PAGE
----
She added: “We are looking at how we can further that conversation–formalising the informal sector, and we would like to be part of that discussion that will see our economy formalised.”

The tax policy measures for financial year 2015/16, intended to increase revenue collections by roping in the informal sector and other hard-to-tax areas into revenue bracket will see businesses in informal sectors paying some taxes, no matter how small.

The measures, which empower URA to collect and widen the tax base, are also aimed at encouraging compliance, reducing the cost of doing business for small scale businesses through simplified tax processes.

In support, Monitor Publications Limited managing director Tony Glencross, said: “We believe that paying taxes is a duty.”

He continued: “We insist that all our suppliers and people we do business with have a TIN–Tax Identification Number.”

The measures

URA has also collaborated with Kampala Capital City Authority and Uganda Registration Services Bureau in a move meant to capture informal sector into the tax bracket.

Uganda

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Real Estate Sector to Rebound

By Prisca Baike

The real estate sector is expected to soar to great heights this year as players aim at providing affordable middle-class accommodation, according to a statement from property portal, Lamudi Uganda.

One of the factors that could spur the sector’s fortune this year is the country’s rapid population growth, which has created demand for infrastructure and housing, including affordable middle-class accommodation.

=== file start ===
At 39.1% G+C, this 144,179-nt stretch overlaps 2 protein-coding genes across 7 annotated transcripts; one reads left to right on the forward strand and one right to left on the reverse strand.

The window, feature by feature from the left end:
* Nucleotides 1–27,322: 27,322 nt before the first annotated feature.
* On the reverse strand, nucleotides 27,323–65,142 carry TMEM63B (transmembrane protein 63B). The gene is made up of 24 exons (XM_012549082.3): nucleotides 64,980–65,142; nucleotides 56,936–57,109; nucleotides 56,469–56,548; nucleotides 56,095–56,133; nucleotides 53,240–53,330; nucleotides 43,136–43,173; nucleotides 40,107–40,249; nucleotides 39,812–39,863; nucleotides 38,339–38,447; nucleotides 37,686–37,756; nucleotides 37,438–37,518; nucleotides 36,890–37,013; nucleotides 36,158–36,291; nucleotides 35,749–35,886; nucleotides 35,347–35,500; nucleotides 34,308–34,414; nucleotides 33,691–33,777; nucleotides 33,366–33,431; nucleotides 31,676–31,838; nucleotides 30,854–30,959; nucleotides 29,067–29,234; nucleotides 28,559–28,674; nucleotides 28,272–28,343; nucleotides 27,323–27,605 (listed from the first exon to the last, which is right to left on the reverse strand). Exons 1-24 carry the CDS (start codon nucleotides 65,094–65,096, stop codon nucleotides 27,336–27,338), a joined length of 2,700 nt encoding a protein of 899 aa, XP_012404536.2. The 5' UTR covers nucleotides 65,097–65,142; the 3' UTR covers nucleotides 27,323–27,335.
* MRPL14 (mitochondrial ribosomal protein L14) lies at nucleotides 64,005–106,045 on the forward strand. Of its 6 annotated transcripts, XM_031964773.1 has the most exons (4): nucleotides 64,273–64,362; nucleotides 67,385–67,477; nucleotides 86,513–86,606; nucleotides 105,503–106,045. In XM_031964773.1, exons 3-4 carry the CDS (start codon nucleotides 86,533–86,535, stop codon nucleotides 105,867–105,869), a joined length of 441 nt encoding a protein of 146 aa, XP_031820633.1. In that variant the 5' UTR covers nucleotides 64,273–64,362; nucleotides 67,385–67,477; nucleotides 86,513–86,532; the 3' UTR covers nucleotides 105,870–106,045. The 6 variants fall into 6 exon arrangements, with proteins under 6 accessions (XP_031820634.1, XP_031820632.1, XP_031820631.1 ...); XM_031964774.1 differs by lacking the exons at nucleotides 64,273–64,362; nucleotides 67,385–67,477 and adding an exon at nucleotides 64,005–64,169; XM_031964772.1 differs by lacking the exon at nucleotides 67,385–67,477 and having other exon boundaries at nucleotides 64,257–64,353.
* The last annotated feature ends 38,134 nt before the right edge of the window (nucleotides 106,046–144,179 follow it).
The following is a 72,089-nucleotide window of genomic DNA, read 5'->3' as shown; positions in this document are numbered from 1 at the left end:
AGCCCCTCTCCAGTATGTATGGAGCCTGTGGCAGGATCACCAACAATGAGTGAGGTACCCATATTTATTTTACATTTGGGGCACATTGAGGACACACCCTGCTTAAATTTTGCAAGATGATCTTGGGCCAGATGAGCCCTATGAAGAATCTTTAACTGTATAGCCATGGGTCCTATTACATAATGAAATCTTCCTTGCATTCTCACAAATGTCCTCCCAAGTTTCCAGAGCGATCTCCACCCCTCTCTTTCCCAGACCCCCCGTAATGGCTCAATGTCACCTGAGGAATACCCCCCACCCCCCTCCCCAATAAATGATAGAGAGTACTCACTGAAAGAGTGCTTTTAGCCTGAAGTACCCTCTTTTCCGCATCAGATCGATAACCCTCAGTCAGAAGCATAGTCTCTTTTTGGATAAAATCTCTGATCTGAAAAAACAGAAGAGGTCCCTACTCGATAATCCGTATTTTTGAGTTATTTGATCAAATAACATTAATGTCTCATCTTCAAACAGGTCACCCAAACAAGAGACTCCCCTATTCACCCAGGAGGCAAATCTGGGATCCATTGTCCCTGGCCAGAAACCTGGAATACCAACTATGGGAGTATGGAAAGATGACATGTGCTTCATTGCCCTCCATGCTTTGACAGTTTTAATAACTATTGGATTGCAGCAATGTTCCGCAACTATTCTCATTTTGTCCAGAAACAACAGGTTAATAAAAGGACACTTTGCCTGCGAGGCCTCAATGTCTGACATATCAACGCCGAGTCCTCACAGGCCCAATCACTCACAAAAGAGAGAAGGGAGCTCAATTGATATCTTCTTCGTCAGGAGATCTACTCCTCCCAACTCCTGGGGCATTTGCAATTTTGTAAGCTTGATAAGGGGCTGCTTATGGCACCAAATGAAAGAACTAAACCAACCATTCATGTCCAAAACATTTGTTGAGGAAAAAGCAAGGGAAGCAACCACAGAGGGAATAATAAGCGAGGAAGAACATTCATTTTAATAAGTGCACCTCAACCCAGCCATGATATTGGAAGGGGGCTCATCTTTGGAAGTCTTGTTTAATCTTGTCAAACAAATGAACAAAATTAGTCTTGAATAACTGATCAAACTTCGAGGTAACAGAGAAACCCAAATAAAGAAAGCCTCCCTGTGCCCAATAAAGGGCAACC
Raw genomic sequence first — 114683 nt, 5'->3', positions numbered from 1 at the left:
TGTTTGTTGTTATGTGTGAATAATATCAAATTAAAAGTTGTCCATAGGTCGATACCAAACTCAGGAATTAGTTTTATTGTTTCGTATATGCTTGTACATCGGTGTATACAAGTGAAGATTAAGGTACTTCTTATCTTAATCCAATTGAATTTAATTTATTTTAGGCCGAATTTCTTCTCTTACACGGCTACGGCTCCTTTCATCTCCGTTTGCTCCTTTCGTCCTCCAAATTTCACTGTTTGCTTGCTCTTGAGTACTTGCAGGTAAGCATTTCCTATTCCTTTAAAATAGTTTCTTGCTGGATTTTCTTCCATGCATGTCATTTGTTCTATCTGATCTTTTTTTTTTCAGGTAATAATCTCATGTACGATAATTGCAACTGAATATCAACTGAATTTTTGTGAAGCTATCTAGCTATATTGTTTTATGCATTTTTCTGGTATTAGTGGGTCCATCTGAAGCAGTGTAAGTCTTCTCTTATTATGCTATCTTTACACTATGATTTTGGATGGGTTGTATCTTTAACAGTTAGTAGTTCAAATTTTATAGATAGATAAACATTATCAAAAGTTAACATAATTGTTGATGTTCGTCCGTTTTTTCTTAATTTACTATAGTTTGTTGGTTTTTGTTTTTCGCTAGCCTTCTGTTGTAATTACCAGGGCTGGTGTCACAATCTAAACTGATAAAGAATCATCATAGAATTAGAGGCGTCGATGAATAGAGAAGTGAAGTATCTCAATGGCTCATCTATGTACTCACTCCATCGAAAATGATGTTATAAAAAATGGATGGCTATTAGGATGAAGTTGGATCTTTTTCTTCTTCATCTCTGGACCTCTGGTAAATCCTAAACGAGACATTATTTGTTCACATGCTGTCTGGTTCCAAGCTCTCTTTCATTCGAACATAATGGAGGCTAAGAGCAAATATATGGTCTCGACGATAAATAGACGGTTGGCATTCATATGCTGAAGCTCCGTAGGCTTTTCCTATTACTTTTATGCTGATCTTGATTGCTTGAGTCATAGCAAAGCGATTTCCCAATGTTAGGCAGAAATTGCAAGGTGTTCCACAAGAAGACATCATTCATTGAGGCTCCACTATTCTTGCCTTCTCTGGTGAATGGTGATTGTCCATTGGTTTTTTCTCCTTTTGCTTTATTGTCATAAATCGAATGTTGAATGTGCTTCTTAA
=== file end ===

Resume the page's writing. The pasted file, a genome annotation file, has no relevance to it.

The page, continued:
“With the increase in demand for affordable housing, we expect real estate investors to invest in development of affordable housing,” said Shakib Nsubuga, the country manager of Lamudi in Uganda.

Furthermore, the increase in foreign investment that was witnessed over the past year is predicted to go higher. This will create opportunities for different corporations to invest in the country, thus positively impacting on the economy in general, Lamudi noted.

Financial institutions such as banks continue to spend more money in the real estate sector. According to the Uganda Bureau of Statistics, commercial banks lent more than Shs 1 trillion to the building, mortgage, and construction sector in 2014, up from Shs 650bn in 2010.

The real estate sector is expected to deepen its footprint online, offering solutions to a wider market, some as far as those in the diaspora.

“This year, we expect the real estate sector to take several leaps forward especially in the ICT sector. With the move to the digital era, I expect to see real estate stakeholders embrace this move in 2016,” Nsubuga said.

Uganda